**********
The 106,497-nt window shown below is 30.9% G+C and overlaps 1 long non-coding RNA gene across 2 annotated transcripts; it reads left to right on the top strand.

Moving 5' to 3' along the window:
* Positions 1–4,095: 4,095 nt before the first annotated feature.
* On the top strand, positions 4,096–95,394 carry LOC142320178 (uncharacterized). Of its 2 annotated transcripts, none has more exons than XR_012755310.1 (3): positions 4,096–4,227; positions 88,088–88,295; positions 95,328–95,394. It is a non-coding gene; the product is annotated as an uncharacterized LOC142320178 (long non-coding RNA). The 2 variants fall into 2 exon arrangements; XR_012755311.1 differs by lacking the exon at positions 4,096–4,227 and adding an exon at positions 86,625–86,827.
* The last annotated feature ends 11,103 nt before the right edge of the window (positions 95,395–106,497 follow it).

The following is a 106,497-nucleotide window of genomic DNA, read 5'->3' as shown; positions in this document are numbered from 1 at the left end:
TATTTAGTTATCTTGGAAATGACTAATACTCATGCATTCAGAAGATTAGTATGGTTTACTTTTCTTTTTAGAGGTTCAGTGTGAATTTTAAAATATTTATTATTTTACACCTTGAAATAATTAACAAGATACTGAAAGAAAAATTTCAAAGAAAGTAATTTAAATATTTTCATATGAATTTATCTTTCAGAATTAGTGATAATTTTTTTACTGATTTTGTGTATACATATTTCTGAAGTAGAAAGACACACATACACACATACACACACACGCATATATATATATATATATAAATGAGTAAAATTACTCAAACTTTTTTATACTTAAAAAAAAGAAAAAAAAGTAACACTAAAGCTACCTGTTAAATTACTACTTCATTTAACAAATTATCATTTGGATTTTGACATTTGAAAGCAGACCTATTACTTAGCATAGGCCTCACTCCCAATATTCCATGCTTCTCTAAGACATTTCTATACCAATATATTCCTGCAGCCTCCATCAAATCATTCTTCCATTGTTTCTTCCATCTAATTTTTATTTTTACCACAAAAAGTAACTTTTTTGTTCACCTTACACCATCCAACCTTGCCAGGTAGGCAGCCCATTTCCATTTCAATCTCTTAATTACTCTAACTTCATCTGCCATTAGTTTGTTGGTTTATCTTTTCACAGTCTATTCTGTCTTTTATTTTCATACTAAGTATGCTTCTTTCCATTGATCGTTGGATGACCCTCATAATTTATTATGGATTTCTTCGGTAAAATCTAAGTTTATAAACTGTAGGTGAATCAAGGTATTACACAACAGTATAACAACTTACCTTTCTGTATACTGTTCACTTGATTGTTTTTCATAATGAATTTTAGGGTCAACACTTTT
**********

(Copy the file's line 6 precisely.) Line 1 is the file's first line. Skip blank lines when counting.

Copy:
The following is a 106,497-nucleotide window of genomic DNA, read 5'->3' as shown; positions in this document are numbered from 1 at the left end: